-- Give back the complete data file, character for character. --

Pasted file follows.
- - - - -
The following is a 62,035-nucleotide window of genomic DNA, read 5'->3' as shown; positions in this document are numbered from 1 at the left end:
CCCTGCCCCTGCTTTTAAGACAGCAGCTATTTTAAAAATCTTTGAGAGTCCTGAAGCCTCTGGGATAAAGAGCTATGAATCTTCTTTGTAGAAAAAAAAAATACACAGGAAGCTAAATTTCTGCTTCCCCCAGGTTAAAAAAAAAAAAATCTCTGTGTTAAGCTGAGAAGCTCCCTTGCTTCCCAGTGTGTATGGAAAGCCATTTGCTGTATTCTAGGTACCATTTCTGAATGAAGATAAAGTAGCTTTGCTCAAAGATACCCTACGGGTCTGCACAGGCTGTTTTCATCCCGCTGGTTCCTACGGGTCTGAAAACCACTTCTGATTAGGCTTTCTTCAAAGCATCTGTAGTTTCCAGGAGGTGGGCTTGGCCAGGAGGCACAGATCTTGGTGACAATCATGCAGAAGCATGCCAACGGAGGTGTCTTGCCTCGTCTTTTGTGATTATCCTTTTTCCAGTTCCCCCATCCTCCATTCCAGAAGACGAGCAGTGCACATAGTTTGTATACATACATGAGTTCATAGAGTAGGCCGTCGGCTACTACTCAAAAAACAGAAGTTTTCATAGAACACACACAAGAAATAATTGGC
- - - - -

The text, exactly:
The following is a 62,035-nucleotide window of genomic DNA, read 5'->3' as shown; positions in this document are numbered from 1 at the left end:
CCCTGCCCCTGCTTTTAAGACAGCAGCTATTTTAAAAATCTTTGAGAGTCCTGAAGCCTCTGGGATAAAGAGCTATGAATCTTCTTTGTAGAAAAAAAAAATACACAGGAAGCTAAATTTCTGCTTCCCCCAGGTTAAAAAAAAAAAAATCTCTGTGTTAAGCTGAGAAGCTCCCTTGCTTCCCAGTGTGTATGGAAAGCCATTTGCTGTATTCTAGGTACCATTTCTGAATGAAGATAAAGTAGCTTTGCTCAAAGATACCCTACGGGTCTGCACAGGCTGTTTTCATCCCGCTGGTTCCTACGGGTCTGAAAACCACTTCTGATTAGGCTTTCTTCAAAGCATCTGTAGTTTCCAGGAGGTGGGCTTGGCCAGGAGGCACAGATCTTGGTGACAATCATGCAGAAGCATGCCAACGGAGGTGTCTTGCCTCGTCTTTTGTGATTATCCTTTTTCCAGTTCCCCCATCCTCCATTCCAGAAGACGAGCAGTGCACATAGTTTGTATACATACATGAGTTCATAGAGTAGGCCGTCGGCTACTACTCAAAAAACAGAAGTTTTCATAGAACACACACAAGAAATAATTGGC